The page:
At this time of year, giving is on our minds. When we give well, it is very different from giving simply as a chore, a burden to be carried out at specific times of the year.
To give well, we consider in depth the person and imagine what they might like to receive to add to their lives. Thoughtful giving encompasses loving outreach and acknowledgement of the importance of another.
Giving does not only mean the giving of physical gifts. Some of the best giving is done with words, with paying attention to someone, with friendship, with an encouragement to a child as they attempt to grow in their life. Demonstrating to another that they matter is giving, as in the case of giving one’s time to visit a lonely, elderly person.
The philosopher, David Whyte writes that giving is:
… done through the door of contemplation: of the person, the charity, the cause, finding the essence of the need, the person or the relationship. Out of this image comes the surprise of understanding and the ability again to surprise the recipient by showing that someone else understands them and through a display of giving virtuosity, can even identify needs they cannot admit themselves. … to give appropriately, always involves a tiny act of courage, a step of coming to meet, of saying I see you, and appreciate you…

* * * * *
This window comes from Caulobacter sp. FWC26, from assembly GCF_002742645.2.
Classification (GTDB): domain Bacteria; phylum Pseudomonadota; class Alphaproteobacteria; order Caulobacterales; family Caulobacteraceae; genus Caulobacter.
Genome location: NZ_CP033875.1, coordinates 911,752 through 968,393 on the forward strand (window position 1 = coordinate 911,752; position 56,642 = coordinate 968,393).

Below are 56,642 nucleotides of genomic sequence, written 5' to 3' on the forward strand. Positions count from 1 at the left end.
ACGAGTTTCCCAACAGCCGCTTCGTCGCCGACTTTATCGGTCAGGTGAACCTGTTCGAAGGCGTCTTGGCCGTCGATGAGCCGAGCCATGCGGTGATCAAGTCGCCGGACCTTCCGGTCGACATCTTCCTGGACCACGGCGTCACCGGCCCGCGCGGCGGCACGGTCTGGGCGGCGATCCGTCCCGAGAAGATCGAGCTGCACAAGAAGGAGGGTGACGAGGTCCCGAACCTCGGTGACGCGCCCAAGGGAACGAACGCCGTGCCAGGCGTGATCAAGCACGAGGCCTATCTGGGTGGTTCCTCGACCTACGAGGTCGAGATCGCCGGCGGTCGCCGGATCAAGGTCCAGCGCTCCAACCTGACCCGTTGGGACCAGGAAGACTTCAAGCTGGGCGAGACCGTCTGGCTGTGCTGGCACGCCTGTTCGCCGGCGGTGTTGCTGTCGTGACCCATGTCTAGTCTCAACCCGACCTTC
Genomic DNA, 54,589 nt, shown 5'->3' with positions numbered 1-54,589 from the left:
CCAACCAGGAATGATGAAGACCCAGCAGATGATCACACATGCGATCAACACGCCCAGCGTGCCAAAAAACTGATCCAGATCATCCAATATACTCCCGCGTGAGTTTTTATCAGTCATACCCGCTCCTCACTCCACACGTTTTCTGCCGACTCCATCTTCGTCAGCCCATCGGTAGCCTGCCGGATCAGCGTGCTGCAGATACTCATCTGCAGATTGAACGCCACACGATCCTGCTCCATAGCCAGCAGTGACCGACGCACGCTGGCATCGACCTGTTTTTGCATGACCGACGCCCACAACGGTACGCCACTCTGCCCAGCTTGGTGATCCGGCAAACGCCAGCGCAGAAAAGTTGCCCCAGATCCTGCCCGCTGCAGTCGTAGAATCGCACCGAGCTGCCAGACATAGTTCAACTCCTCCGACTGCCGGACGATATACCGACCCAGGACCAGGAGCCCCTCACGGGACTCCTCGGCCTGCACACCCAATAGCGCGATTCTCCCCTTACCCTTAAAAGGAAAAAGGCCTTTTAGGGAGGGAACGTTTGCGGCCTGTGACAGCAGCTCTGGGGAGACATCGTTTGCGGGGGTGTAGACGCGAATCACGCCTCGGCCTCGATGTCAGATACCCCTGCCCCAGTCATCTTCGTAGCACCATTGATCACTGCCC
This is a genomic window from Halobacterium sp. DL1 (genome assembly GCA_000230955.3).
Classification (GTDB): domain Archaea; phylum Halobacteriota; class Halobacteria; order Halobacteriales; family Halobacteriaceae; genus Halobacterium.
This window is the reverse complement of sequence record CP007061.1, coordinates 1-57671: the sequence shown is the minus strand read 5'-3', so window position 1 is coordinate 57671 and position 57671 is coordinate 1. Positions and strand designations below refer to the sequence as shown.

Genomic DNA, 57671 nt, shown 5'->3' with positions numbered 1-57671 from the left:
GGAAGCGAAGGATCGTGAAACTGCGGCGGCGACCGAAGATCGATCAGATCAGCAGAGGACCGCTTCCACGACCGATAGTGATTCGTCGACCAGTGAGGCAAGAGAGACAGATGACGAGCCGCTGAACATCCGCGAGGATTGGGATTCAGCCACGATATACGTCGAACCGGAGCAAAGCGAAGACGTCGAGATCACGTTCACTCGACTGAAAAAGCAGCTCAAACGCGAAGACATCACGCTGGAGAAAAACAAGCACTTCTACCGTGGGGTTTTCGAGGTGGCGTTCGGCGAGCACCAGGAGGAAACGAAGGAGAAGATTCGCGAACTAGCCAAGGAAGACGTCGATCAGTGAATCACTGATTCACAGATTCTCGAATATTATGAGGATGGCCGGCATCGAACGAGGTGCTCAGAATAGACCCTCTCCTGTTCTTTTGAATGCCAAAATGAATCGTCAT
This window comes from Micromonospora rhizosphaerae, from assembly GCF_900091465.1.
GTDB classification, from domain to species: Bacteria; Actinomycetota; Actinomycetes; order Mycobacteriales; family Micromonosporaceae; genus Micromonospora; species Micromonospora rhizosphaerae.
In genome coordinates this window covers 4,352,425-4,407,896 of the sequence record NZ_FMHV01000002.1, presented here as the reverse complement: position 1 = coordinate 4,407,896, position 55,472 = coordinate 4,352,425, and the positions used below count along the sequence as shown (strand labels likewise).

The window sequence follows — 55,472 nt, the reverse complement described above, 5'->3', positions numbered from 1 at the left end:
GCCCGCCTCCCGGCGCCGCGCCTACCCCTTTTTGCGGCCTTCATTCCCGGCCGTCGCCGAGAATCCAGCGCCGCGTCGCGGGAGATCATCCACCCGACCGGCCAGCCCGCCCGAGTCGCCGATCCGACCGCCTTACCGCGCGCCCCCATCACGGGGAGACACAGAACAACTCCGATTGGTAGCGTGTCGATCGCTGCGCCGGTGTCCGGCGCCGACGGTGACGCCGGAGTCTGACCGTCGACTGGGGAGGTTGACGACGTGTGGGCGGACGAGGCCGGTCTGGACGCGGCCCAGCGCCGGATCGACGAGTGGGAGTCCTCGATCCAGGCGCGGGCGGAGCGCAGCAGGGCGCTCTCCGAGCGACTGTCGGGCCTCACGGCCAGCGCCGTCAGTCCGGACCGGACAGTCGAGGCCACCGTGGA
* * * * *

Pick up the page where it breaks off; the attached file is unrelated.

‘Taking’ is the opposite, an ego-based approach to life with regard to the self rather than our fellow souls on their journeys here.
Receiving a gift, whatever form it takes, is not taking, it is a skill in itself. To receive thoughtfully, a person needs to acknowledge the thought imbued within the gift, the time taken by the giver and respond with understanding of the relationship implied by the gift.
Let us all be thoughtful givers, not only at Christmas, but throughout the year – By giving other souls the gift of our time, full attention and acknowledgement, we’ll add love to this world.
Whyte, David. ‘Consolations – The Solace, Nourishment and Underlying Meaning of Everyday Words’. Many Rivers Press. Langley, Washington 2015.